TERRIBLE TALES: Creepy myths just in time for All Hallows’ Eve

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Halloween is just around the corner and what better than to talk about some worldwide legends and hauntings. Some of these basic legends vary from crying women ghosts to haunted boxes.

THE HAUNTED DIBBUK BOX

There’s a legend of a “haunted dibbuk box” sold to a young man by the family of an old Jewish women who carried around the burden. A dibbuk box is a wine cabinet that according to Jewish folklore, is said to be haunted by an evil spirit that can possess the living. Kevin Mannis bought the cabinet from an estate sale for a woman originally from Poland, who’d died at age 103. The grand-daughter of the deceased was insistent that Kevin take the item after he’d purchased it, after he offered to give it back to her because he figured it had deep sentimental value.Mannis was told by the grand-daughter that the grandmother kept the box stashed away and would not let anyone open it.

One day when he left his furniture shop, he left it to an employee while he went on an errand. He soon got a call from his frantic salesperson that someone was in the shop swearing and smashing things. Mannis returned to the shop to find the lights in the basement broken. The employee left and never came back.

When Mannis started working on the box, he decided not to refinish it and instead cleaned it and took it home. With the box at home, he began to have nightmares in which he was walking with a good friend and when he looked into the friend’s eyes he saw something evil looking back. The friend turned into a gruesome demonic hag that proceeded to beat him.

He awoke with bruises and marks on his body. Finally, in June 2003, he sold it to a Missouri student named Losif Netsuke. Netsuke put it back on sale on eBay eight months later, after he and roommates suffered insomnia and illnesses in the presence of the dreaded item.

Netsuke was able to sell it for $280 to Jason Haxtun, who had heard about it from a student who was also one of Nietzsche’s roommates.

LA LLORONA

This is a story that old people have been telling to children for hundreds of years in mexico. Many swear that it’s true. Long ago in a little village lived a fine looking girl named Maria Some say she was the most beautiful girl in the world! As Maria grew older, her beauty increased and her pride in her beauty grew too When she was a young woman, she would not even look at the young men from her village. And then one day, into Maria’s village rode a man who seemed to be just the one she had been talking about.

He was a dashing young ranchero, the son of a wealthy rancher from the southern plains.Maria made up her mind, that he was the man for her. She knew just the tricks to win his attention. If the ranchero spoke when they met on the pathway, she would turn her head away. The young man fell for her tricks.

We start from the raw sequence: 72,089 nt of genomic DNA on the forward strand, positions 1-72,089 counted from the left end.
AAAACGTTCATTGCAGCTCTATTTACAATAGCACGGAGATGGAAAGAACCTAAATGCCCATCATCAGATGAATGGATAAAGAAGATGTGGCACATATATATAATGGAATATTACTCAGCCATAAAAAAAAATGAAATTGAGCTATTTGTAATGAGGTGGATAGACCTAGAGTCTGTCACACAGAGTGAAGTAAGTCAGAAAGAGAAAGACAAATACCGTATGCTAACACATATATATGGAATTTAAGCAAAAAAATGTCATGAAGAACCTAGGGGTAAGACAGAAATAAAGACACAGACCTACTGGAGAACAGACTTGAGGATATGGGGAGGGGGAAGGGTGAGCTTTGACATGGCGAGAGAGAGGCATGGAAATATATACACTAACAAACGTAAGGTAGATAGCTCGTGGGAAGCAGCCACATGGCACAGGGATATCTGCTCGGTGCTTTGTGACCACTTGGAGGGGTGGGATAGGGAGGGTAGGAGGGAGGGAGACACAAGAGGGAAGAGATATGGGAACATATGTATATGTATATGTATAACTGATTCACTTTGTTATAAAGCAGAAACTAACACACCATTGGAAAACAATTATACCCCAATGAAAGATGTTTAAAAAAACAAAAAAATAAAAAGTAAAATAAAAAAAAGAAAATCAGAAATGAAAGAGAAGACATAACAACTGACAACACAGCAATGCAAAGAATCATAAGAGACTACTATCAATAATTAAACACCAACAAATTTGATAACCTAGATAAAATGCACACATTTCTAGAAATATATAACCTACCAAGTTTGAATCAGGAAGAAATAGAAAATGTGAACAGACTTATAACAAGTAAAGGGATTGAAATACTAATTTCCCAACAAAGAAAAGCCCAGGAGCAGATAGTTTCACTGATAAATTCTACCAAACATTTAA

“That girl, Maria,” he said to himself. “I know I can win her heart. I swear I’ll marry that girl. “And so everything turned out as Maria planned. Before long, she and the ranchero became engaged and soon they were married. At first, things were fine. They had two children and they seemed to be a happy family together. But after a few years, the ranchero went back to the wildlife of the prairies. when he returned home, it was only to visit his children. He seemed to care nothing for Maria. As proud as Maria was, of course she became very angry with the ranchero. She also began to feel anger toward her children, because he paid attention to them and just ignored her.

One evening, as Maria was walking with her two children on the shady pathway near the river, the ranchero came by in a carriage. He stopped and spoke to his children, but he didn’t even look at Maria. He whipped the horses on up the street. When she saw that, a terrible rage filled Maria, and it all turned against her children. Although it is sad to tell, the story says that in her anger Maria seized her two children and threw them into the river. But as they disappeared down the stream, she realized what she had done! She ran down the bank of the river, reaching out her arms to them. But they were gone.

The next morning, a traveler brought word to the villagers that a beautiful woman laid dead on the bank of the river. But the first night Maria was in the grave, the villagers heard the sound of crying down by the river. It was not the wind, it was La Llorona crying.

“Where are my children?” And they saw a woman walking up and down the river, dressed in a long white robe, the way they had dressed Maria for burial. On many dark nights they saw her walk the river side and cry for her children, and so they no longer spoke of her as Maria. They called her La Llorona, the weeping woman. And by that name she is known to this day. Children are warned not to go out in the dark Because La Llorona might snatch them and never return them.

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TERRIBLE TALES: Creepy myths just in time for All Hallows’ Eve